There’s a grittiness to motherhood that’s rarely seen on TV. The dirty laundry that piles up. The children in mismatched clothes. The empty refrigerator. The lack of sex.
Frankie Shaw wants to bring all of that to light in her new Showtime series, SMILF, which premieres Sunday at 10 p.m. The actress, who recently co-starred in the movie Stronger and had a recurring role in Good Girls Revolt, wants to color all the episodes with glimpses of real motherhood. “It’s moments that you don’t necessarily want to talk about,” she said in a recent interview with Paste.
Shaw’s Bridgette Bird is a single mother raising her child in South Boston. Her toddler son, Larry (played by twins Alexandra Reimer and Anna Reimer), lives with her in a small studio apartment. Her mother, Tutu (Rosie O’Donnell), loves her daughter, but has issues of her own, and Larry’s dad, Rafi (Miguel Gomez), is around for bedtime every night but little else.
The half-hour dramedy is loosely inspired by Shaw’s life, something she first captured in the short film of the same name which won the Short Film Jury Prize for Fiction at the 2015 Sundance Film Festival. In addition to creating and executive producing the series, Shaw wrote all eight episodes in the first season and is also directing a handful. She’s committed to ensuring her series has an authentic female perspective. Leslye Headland and Amy York Rubin are directing the remaining episodes of the inaugural season.
From The Departed to The Town, the movies are in love with Boston, but their focus is mostly on male characters—who are usually trying to escape a life of crime—while the secondary female characters just can’t help loving the man that causes them so much pain. Shaw is delighted to show women who inhabit the city and who are living regular, crime-free lives. “What’s a woman’s life there? What’s a blue-collar life there?” are the questions she wants to explore. “I don’t know about you, but my family is all about the women. We run it. Every day.” she says.
The changing face of South Boston, known to natives as Southie, will serve as a perfect backdrop for Bridgette’s arc. “Boston is such a singular city. The gentrification of Southie is allowing us to grow this character. She’s really resisting change.”
One thing you won’t hear are the stereotypical Boston accents Hollywood is so in love with. “For those who aren’t from there, it’s a hard thing to get. And I’m really sensitive to it, and we’re trying to stay away from it,” she says.
Rosie O’Donnell was cast in the series after she met with Shaw over Facetime. “I was just absolutely shocked by her talent and the kind of feminist perspective that she had in a very universal way,” O’Donnell told TV critics over the summer. “It was like a dream come true. I said, ‘I’ll do anything that she needs or wants if she’ll have me.’”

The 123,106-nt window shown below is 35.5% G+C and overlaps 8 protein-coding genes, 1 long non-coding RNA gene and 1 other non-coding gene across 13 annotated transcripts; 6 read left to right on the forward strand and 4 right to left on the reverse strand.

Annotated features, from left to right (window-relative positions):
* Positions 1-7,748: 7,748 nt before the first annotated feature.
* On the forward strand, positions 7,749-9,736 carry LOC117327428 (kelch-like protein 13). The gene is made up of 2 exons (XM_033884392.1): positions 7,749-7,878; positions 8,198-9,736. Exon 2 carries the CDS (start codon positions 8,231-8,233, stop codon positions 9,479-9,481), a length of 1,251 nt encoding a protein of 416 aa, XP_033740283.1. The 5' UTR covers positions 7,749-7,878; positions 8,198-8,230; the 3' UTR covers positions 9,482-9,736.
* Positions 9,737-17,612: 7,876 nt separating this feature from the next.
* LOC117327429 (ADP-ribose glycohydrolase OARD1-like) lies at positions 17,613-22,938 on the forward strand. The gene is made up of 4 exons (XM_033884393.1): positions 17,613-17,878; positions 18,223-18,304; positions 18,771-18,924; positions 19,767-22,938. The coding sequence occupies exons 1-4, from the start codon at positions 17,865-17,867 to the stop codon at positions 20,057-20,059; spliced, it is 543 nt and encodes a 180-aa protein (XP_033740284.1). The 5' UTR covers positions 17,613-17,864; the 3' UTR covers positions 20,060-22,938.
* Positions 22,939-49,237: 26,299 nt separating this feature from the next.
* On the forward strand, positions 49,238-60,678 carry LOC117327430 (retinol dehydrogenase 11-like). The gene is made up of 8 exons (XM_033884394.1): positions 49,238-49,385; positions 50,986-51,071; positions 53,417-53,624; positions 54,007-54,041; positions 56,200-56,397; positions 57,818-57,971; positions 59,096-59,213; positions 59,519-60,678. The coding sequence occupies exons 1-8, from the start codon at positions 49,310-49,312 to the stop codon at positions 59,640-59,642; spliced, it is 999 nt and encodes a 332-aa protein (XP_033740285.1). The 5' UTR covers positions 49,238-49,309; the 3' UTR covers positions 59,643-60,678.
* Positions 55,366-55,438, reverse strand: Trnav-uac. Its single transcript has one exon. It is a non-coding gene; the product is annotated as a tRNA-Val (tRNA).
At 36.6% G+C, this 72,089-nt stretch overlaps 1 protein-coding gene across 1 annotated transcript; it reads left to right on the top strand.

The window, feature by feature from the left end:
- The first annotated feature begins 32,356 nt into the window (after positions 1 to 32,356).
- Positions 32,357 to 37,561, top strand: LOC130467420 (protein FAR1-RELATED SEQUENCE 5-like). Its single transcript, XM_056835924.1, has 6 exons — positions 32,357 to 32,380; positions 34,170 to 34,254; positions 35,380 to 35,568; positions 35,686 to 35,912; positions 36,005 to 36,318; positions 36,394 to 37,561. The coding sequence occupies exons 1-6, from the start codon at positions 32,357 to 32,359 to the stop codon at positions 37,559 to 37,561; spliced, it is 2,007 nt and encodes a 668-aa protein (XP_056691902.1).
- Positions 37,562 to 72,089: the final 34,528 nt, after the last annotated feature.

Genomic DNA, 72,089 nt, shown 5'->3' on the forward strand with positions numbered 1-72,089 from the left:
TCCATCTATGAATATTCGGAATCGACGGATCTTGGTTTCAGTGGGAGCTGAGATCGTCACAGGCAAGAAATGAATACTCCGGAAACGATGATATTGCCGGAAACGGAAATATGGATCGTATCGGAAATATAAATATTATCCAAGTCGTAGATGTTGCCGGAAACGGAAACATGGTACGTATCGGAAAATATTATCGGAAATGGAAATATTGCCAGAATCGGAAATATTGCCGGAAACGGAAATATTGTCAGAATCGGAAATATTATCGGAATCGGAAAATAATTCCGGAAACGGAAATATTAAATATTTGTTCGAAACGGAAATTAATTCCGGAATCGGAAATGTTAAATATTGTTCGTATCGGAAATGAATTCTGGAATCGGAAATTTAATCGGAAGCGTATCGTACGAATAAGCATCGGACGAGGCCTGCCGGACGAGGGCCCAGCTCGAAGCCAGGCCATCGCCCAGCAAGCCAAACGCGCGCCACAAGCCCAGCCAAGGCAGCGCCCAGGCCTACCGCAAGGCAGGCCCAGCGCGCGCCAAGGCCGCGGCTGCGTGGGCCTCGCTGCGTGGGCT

O’Donnell met with Shaw’s real mother and even spent last Thanksgiving with her family. “I don’t have a mom. My mom died when I was 10, so to see what would have been my mother’s life in Frankie’s mother was kind of a beautiful and healing thing for me. You know, it’s working class Irish people, and that’s who I was growing up, and that’s who you remain, I think. And it felt familiar, loving and really authentic.”
As the first season progresses, the series will delve into both Tutu’s struggles with mental health and Bridgette’s food addiction. “We will explore the complexities of mental illness moving forward and having uncontrolled rage occasionally, and yet, at the same, wanting to deeply connect with your family member, and just the dichotomy that that creates among the mother and the daughter,” Shaw says.
O’Donnell, who has been very open about her own mental health issues, welcomes the opportunity to portray a character who is clearly struggling. “It’s thrilling to be able to play somebody with mental illness, as I have. I suffer from major depressive disorder and PTSD, so when I was talking to Frankie initially on that first Facetime call, I said that was an issue that I really would love to explore in an accurate and realistic way. There are so many millions of people in the United States who don’t get the help that I was lucky enough to get and don’t medicate themselves in a manner that’s going to be beneficial to their long-term health, and I think that Tutu never really had the ability or the support in her community and because of her age to go talk to someone and to get the kind of help that she needs.”
SMILF premieres Sunday, Nov. 5 at 10 p.m. on Showtime. The pilot episode is now available On Demand and is also streaming on Sho.com, Facebook and YouTube.
Amy Amatangelo, the TV Gal®, is a Boston-based freelance writer, a member of the Television Critics Association and the Assistant TV Editor for Paste. She wasn’t allowed to watch much TV as a child and now her parents have to live with this as her career. You can follow her on Twitter (@AmyTVGal) or her blog .